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Parental guidance: It’s not necessary to be the best always

Through this fortnightly column, Sunaina Vohra helps you keep parenting sane and simple, and guides you to trust your intuition – because, no one knows your child like you do

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Tabloid

I still get gooseflesh thinking about the little nine-year-old who said to me with his eyes filled with tears, “My parents expect me to do my best and I do that most of the times. But sometimes — only sometimes — I want to not do my best, because I am tired and just want to relax”.

This worried mother had called me up saying her son had problems sleeping and had asked to speak to a professional. He seemed very anxious and she’d tried to pry the troubles out of him, but he just wouldn’t open up to her.

Slowly, as I queried about his days, school, friends and what was bothering him, words came tumbling along with lots of suppressed emotions.

As a family coach I have witnessed several teenagers falling off the track because they set such high standards for themselves that just a gust of wind throws them completely off path and into a downward spiral.

As parents one of the basic values we want to inculcate in children is to always give their best. Whether they are writing an essay, sitting for a math exam, making a presentation or practising guitar, everything has to be attempted at the best level.

Throughout the impressionable years, children are bombarded by messages to give their best as nothing less is acceptable. They might also be in an environment where parents or friends might all be high achievers and living the life due to their perfectionism. So, both the messages and role models get inculcated in their beings.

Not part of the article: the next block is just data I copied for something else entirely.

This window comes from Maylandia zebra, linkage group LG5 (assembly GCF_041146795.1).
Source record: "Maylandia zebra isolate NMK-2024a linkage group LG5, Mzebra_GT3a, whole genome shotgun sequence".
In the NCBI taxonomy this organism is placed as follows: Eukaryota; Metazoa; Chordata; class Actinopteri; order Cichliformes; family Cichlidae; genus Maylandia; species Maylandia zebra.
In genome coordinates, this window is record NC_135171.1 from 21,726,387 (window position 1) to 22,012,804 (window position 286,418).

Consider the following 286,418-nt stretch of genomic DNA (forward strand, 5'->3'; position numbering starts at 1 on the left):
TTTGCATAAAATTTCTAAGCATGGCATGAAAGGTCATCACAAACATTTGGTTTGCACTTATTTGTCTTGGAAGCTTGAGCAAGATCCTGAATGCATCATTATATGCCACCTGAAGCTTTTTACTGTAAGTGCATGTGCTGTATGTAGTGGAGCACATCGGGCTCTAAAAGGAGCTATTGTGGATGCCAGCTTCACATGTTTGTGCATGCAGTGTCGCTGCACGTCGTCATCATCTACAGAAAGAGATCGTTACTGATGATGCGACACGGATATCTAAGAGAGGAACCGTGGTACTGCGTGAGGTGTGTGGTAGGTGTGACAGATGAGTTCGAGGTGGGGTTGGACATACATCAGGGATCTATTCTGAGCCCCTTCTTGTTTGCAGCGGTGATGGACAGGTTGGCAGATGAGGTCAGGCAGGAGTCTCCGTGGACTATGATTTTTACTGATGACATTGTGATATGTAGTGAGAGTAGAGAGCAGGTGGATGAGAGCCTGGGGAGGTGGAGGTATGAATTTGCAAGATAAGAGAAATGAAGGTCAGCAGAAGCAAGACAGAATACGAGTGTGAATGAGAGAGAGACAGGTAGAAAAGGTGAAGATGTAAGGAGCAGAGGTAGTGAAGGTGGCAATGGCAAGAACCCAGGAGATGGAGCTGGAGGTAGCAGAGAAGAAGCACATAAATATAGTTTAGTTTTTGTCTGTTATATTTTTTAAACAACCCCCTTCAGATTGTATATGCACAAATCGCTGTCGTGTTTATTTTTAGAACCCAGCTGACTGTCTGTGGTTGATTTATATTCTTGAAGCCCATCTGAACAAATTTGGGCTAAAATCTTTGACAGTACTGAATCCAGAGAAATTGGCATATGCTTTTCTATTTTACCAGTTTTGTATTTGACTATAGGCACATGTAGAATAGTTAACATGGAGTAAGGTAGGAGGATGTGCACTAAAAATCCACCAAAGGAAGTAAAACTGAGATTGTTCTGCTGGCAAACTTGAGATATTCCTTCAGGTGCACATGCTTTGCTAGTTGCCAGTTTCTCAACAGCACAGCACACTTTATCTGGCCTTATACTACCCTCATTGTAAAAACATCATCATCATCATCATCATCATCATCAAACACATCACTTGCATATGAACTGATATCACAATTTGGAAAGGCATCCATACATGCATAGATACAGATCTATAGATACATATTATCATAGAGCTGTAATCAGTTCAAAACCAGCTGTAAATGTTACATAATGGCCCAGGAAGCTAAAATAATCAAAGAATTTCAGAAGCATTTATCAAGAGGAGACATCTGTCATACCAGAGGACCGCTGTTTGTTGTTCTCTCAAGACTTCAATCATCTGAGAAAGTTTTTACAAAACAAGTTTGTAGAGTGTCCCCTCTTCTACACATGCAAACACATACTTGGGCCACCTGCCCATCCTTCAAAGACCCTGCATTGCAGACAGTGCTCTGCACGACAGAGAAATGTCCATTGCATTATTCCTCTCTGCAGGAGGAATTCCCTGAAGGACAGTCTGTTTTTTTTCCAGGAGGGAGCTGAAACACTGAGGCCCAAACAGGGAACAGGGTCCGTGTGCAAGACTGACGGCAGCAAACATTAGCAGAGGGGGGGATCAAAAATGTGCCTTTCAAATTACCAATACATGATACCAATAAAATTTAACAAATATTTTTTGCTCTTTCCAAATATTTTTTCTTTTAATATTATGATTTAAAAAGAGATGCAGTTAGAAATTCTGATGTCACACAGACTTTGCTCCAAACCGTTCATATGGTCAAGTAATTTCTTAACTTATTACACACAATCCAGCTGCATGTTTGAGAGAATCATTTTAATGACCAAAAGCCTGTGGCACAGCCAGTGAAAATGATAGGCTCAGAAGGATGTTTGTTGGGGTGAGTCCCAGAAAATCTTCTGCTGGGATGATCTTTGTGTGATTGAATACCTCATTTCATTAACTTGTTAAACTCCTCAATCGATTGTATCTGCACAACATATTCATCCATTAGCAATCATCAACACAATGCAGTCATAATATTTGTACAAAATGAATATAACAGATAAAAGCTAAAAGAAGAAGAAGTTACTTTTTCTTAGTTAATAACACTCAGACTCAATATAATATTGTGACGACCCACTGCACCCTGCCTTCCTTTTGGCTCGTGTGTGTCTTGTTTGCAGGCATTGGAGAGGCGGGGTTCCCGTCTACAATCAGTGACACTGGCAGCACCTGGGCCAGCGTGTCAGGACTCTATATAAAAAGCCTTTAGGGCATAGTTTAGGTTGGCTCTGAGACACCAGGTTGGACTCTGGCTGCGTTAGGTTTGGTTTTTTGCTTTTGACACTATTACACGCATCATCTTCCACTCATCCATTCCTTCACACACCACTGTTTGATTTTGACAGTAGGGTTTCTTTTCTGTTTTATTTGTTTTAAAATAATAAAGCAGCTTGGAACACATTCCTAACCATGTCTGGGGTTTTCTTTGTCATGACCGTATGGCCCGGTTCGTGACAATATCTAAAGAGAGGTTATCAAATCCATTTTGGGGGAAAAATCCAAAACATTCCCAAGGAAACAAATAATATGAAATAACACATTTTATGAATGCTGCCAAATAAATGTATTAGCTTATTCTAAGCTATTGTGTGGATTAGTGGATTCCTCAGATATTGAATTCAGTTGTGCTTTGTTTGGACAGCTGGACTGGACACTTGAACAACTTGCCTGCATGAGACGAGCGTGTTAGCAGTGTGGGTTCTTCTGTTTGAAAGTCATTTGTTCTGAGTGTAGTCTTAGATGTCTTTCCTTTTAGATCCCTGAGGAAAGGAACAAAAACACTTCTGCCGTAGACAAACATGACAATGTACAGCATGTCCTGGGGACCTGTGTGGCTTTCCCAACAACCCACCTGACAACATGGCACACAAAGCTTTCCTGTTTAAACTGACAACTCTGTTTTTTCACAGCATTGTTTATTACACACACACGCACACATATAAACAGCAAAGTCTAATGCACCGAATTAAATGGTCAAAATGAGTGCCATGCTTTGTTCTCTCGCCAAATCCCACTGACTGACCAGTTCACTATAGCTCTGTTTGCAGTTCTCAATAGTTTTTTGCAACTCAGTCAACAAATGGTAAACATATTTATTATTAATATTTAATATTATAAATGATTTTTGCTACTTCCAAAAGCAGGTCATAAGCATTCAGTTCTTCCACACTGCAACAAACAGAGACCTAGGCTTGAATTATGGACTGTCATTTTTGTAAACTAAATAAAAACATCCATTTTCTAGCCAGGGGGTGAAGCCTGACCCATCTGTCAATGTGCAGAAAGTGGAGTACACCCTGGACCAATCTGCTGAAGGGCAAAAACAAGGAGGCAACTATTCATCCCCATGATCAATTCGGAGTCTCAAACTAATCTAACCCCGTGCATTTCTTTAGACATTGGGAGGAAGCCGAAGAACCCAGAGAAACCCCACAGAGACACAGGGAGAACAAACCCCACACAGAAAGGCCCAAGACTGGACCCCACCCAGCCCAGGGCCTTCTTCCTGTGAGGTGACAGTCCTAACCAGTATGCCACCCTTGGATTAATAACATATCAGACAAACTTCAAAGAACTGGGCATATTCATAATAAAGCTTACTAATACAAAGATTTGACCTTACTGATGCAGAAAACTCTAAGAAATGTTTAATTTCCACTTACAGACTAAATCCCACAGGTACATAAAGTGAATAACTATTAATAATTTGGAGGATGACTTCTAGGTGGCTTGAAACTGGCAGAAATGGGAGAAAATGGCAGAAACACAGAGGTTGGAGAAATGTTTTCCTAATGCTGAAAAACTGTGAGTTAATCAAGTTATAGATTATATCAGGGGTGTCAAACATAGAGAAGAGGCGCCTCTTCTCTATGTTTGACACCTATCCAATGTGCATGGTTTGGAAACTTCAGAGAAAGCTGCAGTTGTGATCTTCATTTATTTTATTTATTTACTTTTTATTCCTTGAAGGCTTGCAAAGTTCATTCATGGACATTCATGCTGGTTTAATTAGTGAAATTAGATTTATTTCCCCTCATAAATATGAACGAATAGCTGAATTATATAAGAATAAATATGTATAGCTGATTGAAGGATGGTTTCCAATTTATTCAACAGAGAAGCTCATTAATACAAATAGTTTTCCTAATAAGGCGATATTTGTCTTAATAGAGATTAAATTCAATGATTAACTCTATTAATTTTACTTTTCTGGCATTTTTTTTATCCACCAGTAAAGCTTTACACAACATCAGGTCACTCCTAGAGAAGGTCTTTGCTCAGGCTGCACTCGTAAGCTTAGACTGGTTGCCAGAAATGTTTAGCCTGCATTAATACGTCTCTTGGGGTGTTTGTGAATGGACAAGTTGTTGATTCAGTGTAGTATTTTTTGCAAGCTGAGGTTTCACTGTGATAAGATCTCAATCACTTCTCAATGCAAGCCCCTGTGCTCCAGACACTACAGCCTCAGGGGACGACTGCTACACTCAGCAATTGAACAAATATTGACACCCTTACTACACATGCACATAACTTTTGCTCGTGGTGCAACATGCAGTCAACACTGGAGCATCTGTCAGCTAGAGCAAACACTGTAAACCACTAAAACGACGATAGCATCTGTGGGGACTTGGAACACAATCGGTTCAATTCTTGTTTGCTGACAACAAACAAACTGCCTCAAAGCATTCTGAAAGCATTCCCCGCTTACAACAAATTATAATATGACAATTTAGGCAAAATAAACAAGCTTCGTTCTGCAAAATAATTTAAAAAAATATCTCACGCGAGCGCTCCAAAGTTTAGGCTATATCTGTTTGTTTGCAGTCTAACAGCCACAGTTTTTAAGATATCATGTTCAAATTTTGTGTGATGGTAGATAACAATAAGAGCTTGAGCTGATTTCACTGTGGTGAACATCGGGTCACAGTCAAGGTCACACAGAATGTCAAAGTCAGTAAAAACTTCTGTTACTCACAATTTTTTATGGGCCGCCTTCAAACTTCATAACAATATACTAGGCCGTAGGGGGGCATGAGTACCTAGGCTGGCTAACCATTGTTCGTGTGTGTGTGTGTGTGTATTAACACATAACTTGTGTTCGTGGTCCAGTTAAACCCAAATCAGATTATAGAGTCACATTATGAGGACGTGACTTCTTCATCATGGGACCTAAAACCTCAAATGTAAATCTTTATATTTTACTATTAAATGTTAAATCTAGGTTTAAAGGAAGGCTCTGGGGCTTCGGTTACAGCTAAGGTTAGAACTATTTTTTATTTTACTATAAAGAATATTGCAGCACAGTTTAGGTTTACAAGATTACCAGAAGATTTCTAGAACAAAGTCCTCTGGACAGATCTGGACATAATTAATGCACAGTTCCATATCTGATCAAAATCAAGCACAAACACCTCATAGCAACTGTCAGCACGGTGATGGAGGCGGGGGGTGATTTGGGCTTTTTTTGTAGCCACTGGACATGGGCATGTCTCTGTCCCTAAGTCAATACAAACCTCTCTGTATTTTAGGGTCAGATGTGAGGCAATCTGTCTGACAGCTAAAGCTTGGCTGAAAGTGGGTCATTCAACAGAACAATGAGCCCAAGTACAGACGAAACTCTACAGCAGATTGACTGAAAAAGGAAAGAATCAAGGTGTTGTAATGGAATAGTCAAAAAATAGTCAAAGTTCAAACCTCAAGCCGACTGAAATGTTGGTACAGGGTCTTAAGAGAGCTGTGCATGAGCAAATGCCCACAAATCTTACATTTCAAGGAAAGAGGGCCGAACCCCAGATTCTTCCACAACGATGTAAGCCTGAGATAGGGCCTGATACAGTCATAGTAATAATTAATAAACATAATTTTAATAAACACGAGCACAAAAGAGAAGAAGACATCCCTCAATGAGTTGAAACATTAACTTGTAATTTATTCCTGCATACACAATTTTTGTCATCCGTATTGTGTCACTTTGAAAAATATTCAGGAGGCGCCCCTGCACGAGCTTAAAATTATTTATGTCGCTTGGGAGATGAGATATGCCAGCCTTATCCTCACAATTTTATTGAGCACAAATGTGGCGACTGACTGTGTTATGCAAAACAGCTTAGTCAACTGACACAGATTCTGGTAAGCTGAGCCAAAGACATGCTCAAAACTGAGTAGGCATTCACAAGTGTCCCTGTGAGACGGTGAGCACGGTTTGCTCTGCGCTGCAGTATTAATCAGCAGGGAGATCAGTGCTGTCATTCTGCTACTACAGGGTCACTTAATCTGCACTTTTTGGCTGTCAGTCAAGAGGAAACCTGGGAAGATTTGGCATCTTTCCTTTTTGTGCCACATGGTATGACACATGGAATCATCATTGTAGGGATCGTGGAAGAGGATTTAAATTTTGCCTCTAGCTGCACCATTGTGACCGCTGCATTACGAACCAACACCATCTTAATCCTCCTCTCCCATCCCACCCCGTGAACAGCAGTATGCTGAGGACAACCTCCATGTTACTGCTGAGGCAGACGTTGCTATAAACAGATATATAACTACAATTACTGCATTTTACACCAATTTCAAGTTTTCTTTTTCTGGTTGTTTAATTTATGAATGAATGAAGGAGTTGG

In fact, today we find more and more adults suffering from the evils of pursuing the ever-evasive perfection. Mind you, these are adults who are aware that they are chasing a non-existing phenomenon and they are responsible for setting those unattainable standards. These adults as parents raise children with the same values.

I’m not saying there’s anything wrong in doing one’s best, it is just taking it to this stifling level by both adults and children that shouldn’t happen.

Parents, start with yourself. How would it feel if you allowed yourself to not give your best in twenty per cent of the tasks you undertook? You didn’t give your best while organising that social gathering and the food turned out so-so. But everyone still had fun. You didn’t give your best while booking your holiday and ended up in average hotels. But you still had a glorious time. You didn’t give your best while decorating your home. Yet it turned out livable and cosy. So?

Now, imagine a home with parents such as you who are more relaxed and easier to approach, parents who know that the myth of perfection only paralyses. That’s what we want for our children — to give them an environment to grow, not to feel stifled. What matters in the long run is raising them to have high standards but with the option of choosing to not pursue them all the time and in all things.

If you would like to have questions on parenting answered in person by Sunaina Vohra, register for the next Parent Meet Up by emailing sunainaathena@gmail.com. Or you can write to tabloid@gulfnews.com

— Sunaina Vohra is a certified Youth and Family Life Coach at Athena Life Coaching in Dubai. For more information log on to athenalifecoaching.com or call 056-1399033.

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